Hammer Head: The Making of a Carpenter PDF î Hammer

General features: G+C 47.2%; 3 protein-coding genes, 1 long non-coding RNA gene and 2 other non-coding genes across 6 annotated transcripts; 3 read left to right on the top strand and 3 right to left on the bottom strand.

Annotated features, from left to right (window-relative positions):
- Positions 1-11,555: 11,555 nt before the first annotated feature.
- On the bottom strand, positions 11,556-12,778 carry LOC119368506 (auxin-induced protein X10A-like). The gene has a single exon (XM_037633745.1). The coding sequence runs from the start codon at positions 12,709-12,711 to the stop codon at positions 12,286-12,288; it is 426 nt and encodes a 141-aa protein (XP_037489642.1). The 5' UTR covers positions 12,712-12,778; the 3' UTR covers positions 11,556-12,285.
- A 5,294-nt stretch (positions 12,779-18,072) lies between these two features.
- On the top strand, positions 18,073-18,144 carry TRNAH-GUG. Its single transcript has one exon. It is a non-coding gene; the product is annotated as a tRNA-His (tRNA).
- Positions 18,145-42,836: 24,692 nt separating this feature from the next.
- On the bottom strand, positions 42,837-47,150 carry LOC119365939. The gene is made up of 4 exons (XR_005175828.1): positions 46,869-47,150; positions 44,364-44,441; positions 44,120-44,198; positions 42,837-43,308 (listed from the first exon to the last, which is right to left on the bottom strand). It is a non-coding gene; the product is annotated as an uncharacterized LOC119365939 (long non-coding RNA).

Hammer Head: The Making of a Carpenter [Read] ➲ Hammer Head: The Making of a Carpenter ➺ Nina MacLaughlin – Thomashillier.co.uk A warm and inspiring book for anyone who has ever dreamed of changing tracks the story of a young woman who quit her desk job to become a carpenterNina MacLaughlin spent her twenties working at a Bost The Making MOBI ï A warm and inspiring book for anyone who has ever dreamed of changing tracks the story of a young woman who quit her desk job to become a carpenterNina MacLaughlin spent her twenties working at a Boston newspaper, sitting behind a desk and staring at a screen Yearning for tangible work, she applied for a job she Hammer Head: MOBI :↠ saw on Craigslist Carpenter s Assistant Women strongly encouraged to apply despite being a Classics major who couldn t tell a Phillips from a flathead screwdriver She got the job, and in Hammer Head she tells the rich and entertaining story of becoming a carpenterWriting with infectious curiosity, MacLaughlin describes the joys and frustrations of making things by Head: The Making PDF È hand, reveals the challenges of working as a woman in an occupation that ispercent male, and explains how manual labor changed the way she sees the world We meet her unflappable mentor, Mary, a petite but tough carpenter sage Be smarter than the tools , as well as wild demo dudes, foul mouthed plumbers, grizzled hardware store clerks, and the colorful clients whose homes she and Mary work inWhisking her readers from job to job building a wall, remodeling a kitchen, gut renovating a house MacLaughlin examines the history of the tools she uses and the virtues and varieties of wood Throughout, she draws on the wisdom of Ovid, Annie Dillard, Studs Terkel, and Mary Oliver to illuminate her experience of work And, in a deeply moving climax, MacLaughlin strikes out on her own for the first time to build bookshelves for her own fatherHammer Head is a passionate book full of sweat, swearing, bashed thumbs, and a deep sense of finding real meaning in work and life.